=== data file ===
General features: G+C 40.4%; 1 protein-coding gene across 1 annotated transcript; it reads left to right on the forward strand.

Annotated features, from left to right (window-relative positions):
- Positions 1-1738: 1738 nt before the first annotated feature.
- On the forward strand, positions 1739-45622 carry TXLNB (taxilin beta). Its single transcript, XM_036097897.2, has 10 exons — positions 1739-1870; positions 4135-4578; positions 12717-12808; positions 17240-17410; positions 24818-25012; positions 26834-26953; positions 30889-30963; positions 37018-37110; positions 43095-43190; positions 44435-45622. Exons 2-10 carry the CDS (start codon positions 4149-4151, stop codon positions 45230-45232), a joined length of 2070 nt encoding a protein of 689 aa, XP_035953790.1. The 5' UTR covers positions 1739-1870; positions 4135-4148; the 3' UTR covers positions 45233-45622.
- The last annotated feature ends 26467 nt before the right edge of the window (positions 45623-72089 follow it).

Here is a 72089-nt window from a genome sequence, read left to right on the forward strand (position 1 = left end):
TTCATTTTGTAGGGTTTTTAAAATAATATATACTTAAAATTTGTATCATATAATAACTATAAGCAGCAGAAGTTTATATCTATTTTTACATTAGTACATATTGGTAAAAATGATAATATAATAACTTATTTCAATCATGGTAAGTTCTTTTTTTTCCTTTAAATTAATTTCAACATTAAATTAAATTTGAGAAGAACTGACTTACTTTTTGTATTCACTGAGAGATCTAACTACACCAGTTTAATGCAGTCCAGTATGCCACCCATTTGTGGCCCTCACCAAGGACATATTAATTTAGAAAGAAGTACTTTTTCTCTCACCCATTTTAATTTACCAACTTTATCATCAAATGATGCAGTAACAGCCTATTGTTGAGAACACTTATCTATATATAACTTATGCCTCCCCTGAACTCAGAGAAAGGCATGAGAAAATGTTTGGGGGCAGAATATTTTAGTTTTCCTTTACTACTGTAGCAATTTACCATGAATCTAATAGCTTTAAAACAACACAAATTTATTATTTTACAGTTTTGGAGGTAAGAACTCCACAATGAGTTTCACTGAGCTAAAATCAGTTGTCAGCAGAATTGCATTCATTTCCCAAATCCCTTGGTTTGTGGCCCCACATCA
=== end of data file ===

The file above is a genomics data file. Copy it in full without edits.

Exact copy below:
General features: G+C 40.4%; 1 protein-coding gene across 1 annotated transcript; it reads left to right on the forward strand.

Annotated features, from left to right (window-relative positions):
- Positions 1-1738: 1738 nt before the first annotated feature.
- On the forward strand, positions 1739-45622 carry TXLNB (taxilin beta). Its single transcript, XM_036097897.2, has 10 exons — positions 1739-1870; positions 4135-4578; positions 12717-12808; positions 17240-17410; positions 24818-25012; positions 26834-26953; positions 30889-30963; positions 37018-37110; positions 43095-43190; positions 44435-45622. Exons 2-10 carry the CDS (start codon positions 4149-4151, stop codon positions 45230-45232), a joined length of 2070 nt encoding a protein of 689 aa, XP_035953790.1. The 5' UTR covers positions 1739-1870; positions 4135-4148; the 3' UTR covers positions 45233-45622.
- The last annotated feature ends 26467 nt before the right edge of the window (positions 45623-72089 follow it).

Here is a 72089-nt window from a genome sequence, read left to right on the forward strand (position 1 = left end):
TTCATTTTGTAGGGTTTTTAAAATAATATATACTTAAAATTTGTATCATATAATAACTATAAGCAGCAGAAGTTTATATCTATTTTTACATTAGTACATATTGGTAAAAATGATAATATAATAACTTATTTCAATCATGGTAAGTTCTTTTTTTTCCTTTAAATTAATTTCAACATTAAATTAAATTTGAGAAGAACTGACTTACTTTTTGTATTCACTGAGAGATCTAACTACACCAGTTTAATGCAGTCCAGTATGCCACCCATTTGTGGCCCTCACCAAGGACATATTAATTTAGAAAGAAGTACTTTTTCTCTCACCCATTTTAATTTACCAACTTTATCATCAAATGATGCAGTAACAGCCTATTGTTGAGAACACTTATCTATATATAACTTATGCCTCCCCTGAACTCAGAGAAAGGCATGAGAAAATGTTTGGGGGCAGAATATTTTAGTTTTCCTTTACTACTGTAGCAATTTACCATGAATCTAATAGCTTTAAAACAACACAAATTTATTATTTTACAGTTTTGGAGGTAAGAACTCCACAATGAGTTTCACTGAGCTAAAATCAGTTGTCAGCAGAATTGCATTCATTTCCCAAATCCCTTGGTTTGTGGCCCCACATCA